I got an e-mail today from a rep at an area university (I won’t say which to protect the guilty) which mentioned that a particular service had recently started up again because — wait for it — they were no longer on “hiadous.”

She meant “hiatus.”

Yikes. I’m always curious about misspellings. Certainly as a professional writer, I have suffered my own typos and errors often. I hate it when others — and sometimes myself! — confuse similar but different words (its vs. it’s; shudder vs. shutter). But how does one TYPE a word they think they know which they are clearly making up? Heard of spell-check? How about a f@%*king dictionary?! It’s not like it’s a proper name, or that she could have even seen the misspelling anywhere else before — this was a total fiction.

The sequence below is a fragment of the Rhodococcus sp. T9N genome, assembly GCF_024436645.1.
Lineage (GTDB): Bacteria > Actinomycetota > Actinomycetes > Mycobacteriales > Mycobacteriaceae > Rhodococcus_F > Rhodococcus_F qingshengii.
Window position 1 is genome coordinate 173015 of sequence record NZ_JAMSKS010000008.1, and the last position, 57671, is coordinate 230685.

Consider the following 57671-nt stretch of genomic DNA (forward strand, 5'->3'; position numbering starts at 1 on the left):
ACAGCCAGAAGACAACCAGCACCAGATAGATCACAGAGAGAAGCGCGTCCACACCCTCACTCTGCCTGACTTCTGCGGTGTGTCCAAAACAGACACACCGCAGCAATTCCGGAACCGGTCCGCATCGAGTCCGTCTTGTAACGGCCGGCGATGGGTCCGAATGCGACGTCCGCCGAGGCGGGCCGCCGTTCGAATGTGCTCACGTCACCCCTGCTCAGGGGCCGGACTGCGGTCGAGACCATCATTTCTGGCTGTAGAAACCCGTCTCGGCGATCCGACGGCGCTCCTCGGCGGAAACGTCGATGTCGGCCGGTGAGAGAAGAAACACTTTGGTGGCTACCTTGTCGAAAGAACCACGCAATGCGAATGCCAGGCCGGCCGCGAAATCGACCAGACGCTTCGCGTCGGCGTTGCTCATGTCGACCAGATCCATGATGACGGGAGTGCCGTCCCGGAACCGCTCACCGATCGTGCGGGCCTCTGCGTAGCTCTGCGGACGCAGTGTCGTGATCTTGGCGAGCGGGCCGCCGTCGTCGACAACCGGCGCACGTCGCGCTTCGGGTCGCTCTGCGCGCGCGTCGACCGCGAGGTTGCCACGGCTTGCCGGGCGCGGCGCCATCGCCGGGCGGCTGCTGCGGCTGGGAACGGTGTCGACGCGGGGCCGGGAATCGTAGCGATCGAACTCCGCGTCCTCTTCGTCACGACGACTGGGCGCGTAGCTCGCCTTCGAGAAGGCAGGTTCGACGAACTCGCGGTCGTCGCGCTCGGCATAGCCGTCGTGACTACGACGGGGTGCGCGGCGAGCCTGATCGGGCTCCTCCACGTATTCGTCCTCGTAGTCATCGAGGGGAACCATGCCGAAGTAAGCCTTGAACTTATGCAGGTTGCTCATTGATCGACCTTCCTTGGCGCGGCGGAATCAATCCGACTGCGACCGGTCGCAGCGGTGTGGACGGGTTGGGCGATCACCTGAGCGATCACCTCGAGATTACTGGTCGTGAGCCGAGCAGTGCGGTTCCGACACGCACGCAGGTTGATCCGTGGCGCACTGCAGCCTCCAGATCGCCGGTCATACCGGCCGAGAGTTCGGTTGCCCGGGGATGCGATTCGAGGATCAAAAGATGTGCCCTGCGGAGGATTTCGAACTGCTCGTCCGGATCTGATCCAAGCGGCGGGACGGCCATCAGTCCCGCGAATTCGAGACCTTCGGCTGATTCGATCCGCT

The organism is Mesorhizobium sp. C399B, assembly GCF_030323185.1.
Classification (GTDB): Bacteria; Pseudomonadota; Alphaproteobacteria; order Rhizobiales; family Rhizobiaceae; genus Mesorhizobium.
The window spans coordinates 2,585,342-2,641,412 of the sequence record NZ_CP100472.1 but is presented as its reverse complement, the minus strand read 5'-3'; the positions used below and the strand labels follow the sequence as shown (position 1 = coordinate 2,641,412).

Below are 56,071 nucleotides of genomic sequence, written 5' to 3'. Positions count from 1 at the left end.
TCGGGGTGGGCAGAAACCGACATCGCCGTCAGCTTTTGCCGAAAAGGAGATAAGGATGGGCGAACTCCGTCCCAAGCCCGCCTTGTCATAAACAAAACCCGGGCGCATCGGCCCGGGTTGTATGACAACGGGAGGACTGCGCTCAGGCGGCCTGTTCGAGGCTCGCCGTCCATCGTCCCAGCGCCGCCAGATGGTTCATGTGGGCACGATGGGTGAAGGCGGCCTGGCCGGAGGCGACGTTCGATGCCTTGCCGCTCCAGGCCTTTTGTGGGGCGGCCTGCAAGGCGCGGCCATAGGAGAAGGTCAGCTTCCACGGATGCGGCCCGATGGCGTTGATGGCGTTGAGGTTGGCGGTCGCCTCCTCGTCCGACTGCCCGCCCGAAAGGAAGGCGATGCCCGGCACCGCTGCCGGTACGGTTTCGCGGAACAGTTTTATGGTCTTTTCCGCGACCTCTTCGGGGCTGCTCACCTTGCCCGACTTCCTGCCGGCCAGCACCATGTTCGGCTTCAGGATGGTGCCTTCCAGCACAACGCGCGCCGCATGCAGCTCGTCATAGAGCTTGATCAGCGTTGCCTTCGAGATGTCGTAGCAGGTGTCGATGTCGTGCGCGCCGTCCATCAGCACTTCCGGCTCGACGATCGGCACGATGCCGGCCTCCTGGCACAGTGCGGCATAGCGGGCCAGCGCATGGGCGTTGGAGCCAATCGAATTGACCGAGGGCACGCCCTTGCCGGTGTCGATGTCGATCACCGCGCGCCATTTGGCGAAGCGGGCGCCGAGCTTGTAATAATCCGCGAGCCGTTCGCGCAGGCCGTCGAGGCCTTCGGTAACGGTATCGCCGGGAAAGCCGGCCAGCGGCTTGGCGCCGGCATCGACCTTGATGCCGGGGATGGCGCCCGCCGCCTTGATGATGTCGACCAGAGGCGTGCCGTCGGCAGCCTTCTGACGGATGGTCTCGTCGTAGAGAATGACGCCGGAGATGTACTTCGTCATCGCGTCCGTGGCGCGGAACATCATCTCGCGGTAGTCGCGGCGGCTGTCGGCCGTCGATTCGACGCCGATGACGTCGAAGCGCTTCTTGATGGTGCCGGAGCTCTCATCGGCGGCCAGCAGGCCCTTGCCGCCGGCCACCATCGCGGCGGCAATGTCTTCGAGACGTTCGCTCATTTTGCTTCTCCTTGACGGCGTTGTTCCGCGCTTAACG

It reminds me of a student’s paper once, which referred to a “goo-roo” (instead of “guru”). She used it correctly, but how could she be sure when she spelled it phonetically. I wondered: What made her insert a hyphen? If she couldn’t be bothered to try to find out HOW to spell it, what mechanism did she use to settle on her made-up spelling? The same is true of “hiadous.” Why not “hyadis”? Or “high ate us”?

“Close enough for government work” is one thing; but a university? Geez.производство рекламных вывесокреклама на сайте цены